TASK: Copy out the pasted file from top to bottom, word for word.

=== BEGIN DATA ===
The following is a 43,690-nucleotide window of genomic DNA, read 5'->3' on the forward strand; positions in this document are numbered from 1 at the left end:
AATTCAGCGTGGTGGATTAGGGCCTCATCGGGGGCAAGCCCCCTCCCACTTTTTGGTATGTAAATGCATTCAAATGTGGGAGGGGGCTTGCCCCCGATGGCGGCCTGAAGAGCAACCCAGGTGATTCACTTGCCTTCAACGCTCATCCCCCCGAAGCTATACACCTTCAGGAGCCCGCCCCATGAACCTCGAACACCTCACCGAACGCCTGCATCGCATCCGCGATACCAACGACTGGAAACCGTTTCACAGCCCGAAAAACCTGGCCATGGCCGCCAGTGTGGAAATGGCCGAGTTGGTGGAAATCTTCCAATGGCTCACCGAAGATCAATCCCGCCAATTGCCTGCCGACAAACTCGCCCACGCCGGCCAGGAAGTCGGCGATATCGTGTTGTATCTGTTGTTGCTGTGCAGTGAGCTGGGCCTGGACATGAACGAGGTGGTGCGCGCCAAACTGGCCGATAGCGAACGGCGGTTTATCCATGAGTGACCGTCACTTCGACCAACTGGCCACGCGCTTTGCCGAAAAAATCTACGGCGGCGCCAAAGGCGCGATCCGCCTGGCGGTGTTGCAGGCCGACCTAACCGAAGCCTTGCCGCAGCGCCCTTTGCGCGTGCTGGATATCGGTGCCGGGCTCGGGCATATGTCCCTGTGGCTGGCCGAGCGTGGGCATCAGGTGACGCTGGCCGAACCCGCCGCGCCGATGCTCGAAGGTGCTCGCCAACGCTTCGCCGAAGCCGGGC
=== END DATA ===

The following is a 43,690-nucleotide window of genomic DNA, read 5'->3' on the forward strand; positions in this document are numbered from 1 at the left end:
AATTCAGCGTGGTGGATTAGGGCCTCATCGGGGGCAAGCCCCCTCCCACTTTTTGGTATGTAAATGCATTCAAATGTGGGAGGGGGCTTGCCCCCGATGGCGGCCTGAAGAGCAACCCAGGTGATTCACTTGCCTTCAACGCTCATCCCCCCGAAGCTATACACCTTCAGGAGCCCGCCCCATGAACCTCGAACACCTCACCGAACGCCTGCATCGCATCCGCGATACCAACGACTGGAAACCGTTTCACAGCCCGAAAAACCTGGCCATGGCCGCCAGTGTGGAAATGGCCGAGTTGGTGGAAATCTTCCAATGGCTCACCGAAGATCAATCCCGCCAATTGCCTGCCGACAAACTCGCCCACGCCGGCCAGGAAGTCGGCGATATCGTGTTGTATCTGTTGTTGCTGTGCAGTGAGCTGGGCCTGGACATGAACGAGGTGGTGCGCGCCAAACTGGCCGATAGCGAACGGCGGTTTATCCATGAGTGACCGTCACTTCGACCAACTGGCCACGCGCTTTGCCGAAAAAATCTACGGCGGCGCCAAAGGCGCGATCCGCCTGGCGGTGTTGCAGGCCGACCTAACCGAAGCCTTGCCGCAGCGCCCTTTGCGCGTGCTGGATATCGGTGCCGGGCTCGGGCATATGTCCCTGTGGCTGGCCGAGCGTGGGCATCAGGTGACGCTGGCCGAACCCGCCGCGCCGATGCTCGAAGGTGCTCGCCAACGCTTCGCCGAAGCCGGGC